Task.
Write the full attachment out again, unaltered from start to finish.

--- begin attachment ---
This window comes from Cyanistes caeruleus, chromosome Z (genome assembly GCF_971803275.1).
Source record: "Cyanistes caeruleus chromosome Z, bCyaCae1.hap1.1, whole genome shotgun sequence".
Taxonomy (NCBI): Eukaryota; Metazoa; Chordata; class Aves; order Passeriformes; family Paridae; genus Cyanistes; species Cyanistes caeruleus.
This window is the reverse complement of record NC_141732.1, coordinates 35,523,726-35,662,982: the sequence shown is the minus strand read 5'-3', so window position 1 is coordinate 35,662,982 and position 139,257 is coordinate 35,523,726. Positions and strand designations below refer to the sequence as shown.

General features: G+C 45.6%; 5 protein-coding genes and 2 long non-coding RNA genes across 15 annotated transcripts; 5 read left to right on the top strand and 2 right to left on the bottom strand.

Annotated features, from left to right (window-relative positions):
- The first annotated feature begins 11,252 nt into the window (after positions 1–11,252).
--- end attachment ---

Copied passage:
This window comes from Cyanistes caeruleus, chromosome Z (genome assembly GCF_971803275.1).
Source record: "Cyanistes caeruleus chromosome Z, bCyaCae1.hap1.1, whole genome shotgun sequence".
Taxonomy (NCBI): Eukaryota; Metazoa; Chordata; class Aves; order Passeriformes; family Paridae; genus Cyanistes; species Cyanistes caeruleus.
This window is the reverse complement of record NC_141732.1, coordinates 35,523,726-35,662,982: the sequence shown is the minus strand read 5'-3', so window position 1 is coordinate 35,662,982 and position 139,257 is coordinate 35,523,726. Positions and strand designations below refer to the sequence as shown.

General features: G+C 45.6%; 5 protein-coding genes and 2 long non-coding RNA genes across 15 annotated transcripts; 5 read left to right on the top strand and 2 right to left on the bottom strand.

Annotated features, from left to right (window-relative positions):
- The first annotated feature begins 11,252 nt into the window (after positions 1–11,252).